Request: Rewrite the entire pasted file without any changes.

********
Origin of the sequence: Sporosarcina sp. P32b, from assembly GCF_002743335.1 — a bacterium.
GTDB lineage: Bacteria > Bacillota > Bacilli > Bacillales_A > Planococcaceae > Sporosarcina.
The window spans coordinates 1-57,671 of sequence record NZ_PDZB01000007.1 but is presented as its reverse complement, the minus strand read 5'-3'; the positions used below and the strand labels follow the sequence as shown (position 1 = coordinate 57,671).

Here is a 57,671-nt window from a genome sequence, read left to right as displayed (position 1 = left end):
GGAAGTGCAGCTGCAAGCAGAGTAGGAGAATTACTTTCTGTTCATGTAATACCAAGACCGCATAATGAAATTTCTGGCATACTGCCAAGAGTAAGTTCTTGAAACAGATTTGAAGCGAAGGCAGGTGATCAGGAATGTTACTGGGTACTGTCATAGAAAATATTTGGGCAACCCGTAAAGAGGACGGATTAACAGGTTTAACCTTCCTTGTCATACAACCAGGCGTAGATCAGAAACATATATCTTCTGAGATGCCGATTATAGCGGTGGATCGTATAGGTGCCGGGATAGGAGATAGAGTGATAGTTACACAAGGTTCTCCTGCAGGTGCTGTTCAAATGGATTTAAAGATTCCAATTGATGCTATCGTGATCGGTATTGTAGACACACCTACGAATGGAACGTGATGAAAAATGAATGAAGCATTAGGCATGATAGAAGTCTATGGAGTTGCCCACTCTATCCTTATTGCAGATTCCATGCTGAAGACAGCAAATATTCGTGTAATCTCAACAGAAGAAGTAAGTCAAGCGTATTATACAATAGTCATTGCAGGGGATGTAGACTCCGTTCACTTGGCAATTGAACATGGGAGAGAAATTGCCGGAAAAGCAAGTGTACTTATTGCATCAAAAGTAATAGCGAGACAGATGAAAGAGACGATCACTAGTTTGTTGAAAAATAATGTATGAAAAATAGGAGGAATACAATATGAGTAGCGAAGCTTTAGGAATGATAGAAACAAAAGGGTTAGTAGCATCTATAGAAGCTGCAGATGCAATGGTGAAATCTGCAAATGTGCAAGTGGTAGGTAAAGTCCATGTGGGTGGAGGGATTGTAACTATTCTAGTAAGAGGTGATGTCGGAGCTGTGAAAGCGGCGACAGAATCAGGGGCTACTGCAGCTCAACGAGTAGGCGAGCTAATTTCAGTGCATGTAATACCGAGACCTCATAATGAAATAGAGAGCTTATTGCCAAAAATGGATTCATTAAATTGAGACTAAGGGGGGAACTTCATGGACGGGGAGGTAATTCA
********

Origin of the sequence: Sporosarcina sp. P32b, from assembly GCF_002743335.1 — a bacterium.
GTDB lineage: Bacteria > Bacillota > Bacilli > Bacillales_A > Planococcaceae > Sporosarcina.
The window spans coordinates 1-57,671 of sequence record NZ_PDZB01000007.1 but is presented as its reverse complement, the minus strand read 5'-3'; the positions used below and the strand labels follow the sequence as shown (position 1 = coordinate 57,671).

Here is a 57,671-nt window from a genome sequence, read left to right as displayed (position 1 = left end):
GGAAGTGCAGCTGCAAGCAGAGTAGGAGAATTACTTTCTGTTCATGTAATACCAAGACCGCATAATGAAATTTCTGGCATACTGCCAAGAGTAAGTTCTTGAAACAGATTTGAAGCGAAGGCAGGTGATCAGGAATGTTACTGGGTACTGTCATAGAAAATATTTGGGCAACCCGTAAAGAGGACGGATTAACAGGTTTAACCTTCCTTGTCATACAACCAGGCGTAGATCAGAAACATATATCTTCTGAGATGCCGATTATAGCGGTGGATCGTATAGGTGCCGGGATAGGAGATAGAGTGATAGTTACACAAGGTTCTCCTGCAGGTGCTGTTCAAATGGATTTAAAGATTCCAATTGATGCTATCGTGATCGGTATTGTAGACACACCTACGAATGGAACGTGATGAAAAATGAATGAAGCATTAGGCATGATAGAAGTCTATGGAGTTGCCCACTCTATCCTTATTGCAGATTCCATGCTGAAGACAGCAAATATTCGTGTAATCTCAACAGAAGAAGTAAGTCAAGCGTATTATACAATAGTCATTGCAGGGGATGTAGACTCCGTTCACTTGGCAATTGAACATGGGAGAGAAATTGCCGGAAAAGCAAGTGTACTTATTGCATCAAAAGTAATAGCGAGACAGATGAAAGAGACGATCACTAGTTTGTTGAAAAATAATGTATGAAAAATAGGAGGAATACAATATGAGTAGCGAAGCTTTAGGAATGATAGAAACAAAAGGGTTAGTAGCATCTATAGAAGCTGCAGATGCAATGGTGAAATCTGCAAATGTGCAAGTGGTAGGTAAAGTCCATGTGGGTGGAGGGATTGTAACTATTCTAGTAAGAGGTGATGTCGGAGCTGTGAAAGCGGCGACAGAATCAGGGGCTACTGCAGCTCAACGAGTAGGCGAGCTAATTTCAGTGCATGTAATACCGAGACCTCATAATGAAATAGAGAGCTTATTGCCAAAAATGGATTCATTAAATTGAGACTAAGGGGGGAACTTCATGGACGGGGAGGTAATTCA